View Full Version : water pumps/engine running hot

06-23-2006, 09:57 AM
I have a 1963 studebaker Hawk,I just replaced the water pump last summer. I recently noticed a increase in the temperature gauge,I was told that there was a problem with rust or debris collecting in these water pumps which can cause the engine to run hot is this true? could someone give me some troubleshooting tips.

41 Frank
06-23-2006, 11:08 AM
More then likely you have an issue with the thermostat or the radiator could be partially plugged, the fact that you replaced the pump last summer would pretty much rule it out as the culprit. With a good quality coolant in the system the pump should not have any buildup on it. It is also summer now and engines tend to run warmer.
No way to check radiator except to take it out and have it flow tested at a radiator shop or flush the system yourself with a kit from your auto supply store.

06-23-2006, 03:20 PM
Did you buy a rebuilt original or a repro? If you replaced it with one of the repro pumps, it is possible you may have one of the ones with the looser tolerances that don't move as much water as the originals.

06-23-2006, 04:08 PM
I too have a 63 Hawk & recently had the heads off due to a blown gasket.The water coolant ports in the head & block were heavily calcified & in some cases completly blocked.A good cooling system cleaner should dissolve these deposits if you have any & probably do.
It may also be a good idea to knock out a couple of frost plugs & run a hose through the lower block area.You will be amazed at the crud that builds up over the years & can restrict water flow.Having the rad. checked is a first.I can't see it being the water pump if it's new.Nothing worse the overheating to spoil your fun

06-23-2006, 04:39 PM
Kmul alludes to what might be the real problem. I doubt (and I've never heard of)the water pump clogging up.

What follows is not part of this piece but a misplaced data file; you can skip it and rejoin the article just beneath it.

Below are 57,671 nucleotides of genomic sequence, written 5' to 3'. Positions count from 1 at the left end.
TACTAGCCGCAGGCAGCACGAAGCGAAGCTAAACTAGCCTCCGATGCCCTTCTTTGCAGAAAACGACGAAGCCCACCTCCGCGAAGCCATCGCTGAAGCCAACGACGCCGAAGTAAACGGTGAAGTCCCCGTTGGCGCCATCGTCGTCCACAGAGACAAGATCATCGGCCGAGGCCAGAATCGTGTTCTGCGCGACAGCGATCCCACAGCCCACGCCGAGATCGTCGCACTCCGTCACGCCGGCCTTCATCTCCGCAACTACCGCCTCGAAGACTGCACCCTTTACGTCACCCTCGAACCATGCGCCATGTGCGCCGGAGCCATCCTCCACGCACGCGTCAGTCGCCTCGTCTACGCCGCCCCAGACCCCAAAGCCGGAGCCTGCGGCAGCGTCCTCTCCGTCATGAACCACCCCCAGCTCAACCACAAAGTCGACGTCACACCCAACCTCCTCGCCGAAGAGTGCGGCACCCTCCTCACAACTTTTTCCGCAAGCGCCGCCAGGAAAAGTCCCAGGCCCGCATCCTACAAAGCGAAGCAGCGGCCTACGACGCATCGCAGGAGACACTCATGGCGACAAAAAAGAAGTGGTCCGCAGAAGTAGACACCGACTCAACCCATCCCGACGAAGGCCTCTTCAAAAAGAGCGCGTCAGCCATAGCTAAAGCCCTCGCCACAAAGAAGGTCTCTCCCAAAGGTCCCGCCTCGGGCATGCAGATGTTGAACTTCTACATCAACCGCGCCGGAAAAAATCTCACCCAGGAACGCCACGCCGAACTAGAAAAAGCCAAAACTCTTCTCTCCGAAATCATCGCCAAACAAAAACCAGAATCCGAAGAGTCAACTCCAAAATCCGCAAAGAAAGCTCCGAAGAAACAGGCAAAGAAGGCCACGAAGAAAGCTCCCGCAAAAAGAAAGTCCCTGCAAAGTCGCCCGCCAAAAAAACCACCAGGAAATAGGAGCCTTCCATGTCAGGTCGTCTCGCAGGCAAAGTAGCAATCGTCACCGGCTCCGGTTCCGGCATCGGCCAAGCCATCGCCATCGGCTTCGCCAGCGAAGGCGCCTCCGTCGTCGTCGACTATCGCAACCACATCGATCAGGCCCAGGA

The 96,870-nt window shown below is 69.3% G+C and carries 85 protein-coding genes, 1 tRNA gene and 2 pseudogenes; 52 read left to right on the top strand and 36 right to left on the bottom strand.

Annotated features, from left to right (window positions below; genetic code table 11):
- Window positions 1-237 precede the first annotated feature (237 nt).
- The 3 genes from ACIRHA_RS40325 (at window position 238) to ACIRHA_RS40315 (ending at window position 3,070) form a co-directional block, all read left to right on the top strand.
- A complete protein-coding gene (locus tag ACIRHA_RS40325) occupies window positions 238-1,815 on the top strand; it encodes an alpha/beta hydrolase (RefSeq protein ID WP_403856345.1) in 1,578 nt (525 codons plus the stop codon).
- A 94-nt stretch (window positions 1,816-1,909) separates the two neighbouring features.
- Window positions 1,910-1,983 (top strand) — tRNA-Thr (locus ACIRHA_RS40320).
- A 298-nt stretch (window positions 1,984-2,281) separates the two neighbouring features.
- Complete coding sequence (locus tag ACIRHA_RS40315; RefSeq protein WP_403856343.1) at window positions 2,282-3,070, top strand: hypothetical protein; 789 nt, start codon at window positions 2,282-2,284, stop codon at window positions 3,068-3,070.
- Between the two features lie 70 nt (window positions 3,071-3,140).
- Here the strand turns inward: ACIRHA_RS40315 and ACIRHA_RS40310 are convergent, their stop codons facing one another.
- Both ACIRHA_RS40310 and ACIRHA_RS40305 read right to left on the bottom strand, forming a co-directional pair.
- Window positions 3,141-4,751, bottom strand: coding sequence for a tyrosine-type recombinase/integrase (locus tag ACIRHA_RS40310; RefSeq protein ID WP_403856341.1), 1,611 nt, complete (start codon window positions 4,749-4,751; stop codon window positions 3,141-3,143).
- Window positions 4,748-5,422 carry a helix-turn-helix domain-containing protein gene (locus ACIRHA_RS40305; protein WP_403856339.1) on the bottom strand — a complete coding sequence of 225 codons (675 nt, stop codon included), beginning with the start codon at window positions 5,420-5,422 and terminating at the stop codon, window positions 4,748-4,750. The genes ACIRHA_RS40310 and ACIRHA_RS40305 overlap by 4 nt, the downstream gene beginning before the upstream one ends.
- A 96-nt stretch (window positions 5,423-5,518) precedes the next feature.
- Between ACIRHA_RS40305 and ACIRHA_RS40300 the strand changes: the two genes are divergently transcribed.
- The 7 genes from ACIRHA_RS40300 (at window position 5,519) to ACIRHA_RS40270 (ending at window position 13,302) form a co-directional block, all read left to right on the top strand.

You need to use a candy thremometer to check the temp in the radiator when the gage is showing it's overheated. If the thermometer makes a liar out of the gage, there's a fair chance that lots of rust/crud has accumulated at the rear of each cylinder bank's cooling jacket. This causes a hot spot back there - and guess where the temp sender is.[xx(]
The fix (for the crud anyways) is to take out the two threaded block drain plugs and the two, rearmost freeze plugs as well as the thermostat. Then insert a running garden hose into the radiator neck and probe around thru the drain plug and freeze plug holes with screwdrivers or some other sharp device and KEEP digging until the water running out (from the hose) runs fairly clear. It's a dirty, nasty task but your Stude will run better when you're done.;)

Miscreant at large.

1957 Transtar 1/2ton
1960 Larkvertible V8
1958 Provincial wagon
1953 Commander coupe
1957 President 2-dr
1955 President State
1951 Champion Biz cpe
1963 Daytona project FS

06-23-2006, 05:23 PM
I had a really strange waterpump issue on a GT Hawk we just sold on ebay. It turned out the impeller came off the shaft of a rebuilt pump !

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06-23-2006, 07:46 PM
I've seen that once myself!:( Realized the car was well warmed up and yet there was no visible flow in the radiator tank.[xx(]

Miscreant at large.

1957 Transtar 1/2ton
1960 Larkvertible V8
1958 Provincial wagon
1953 Commander coupe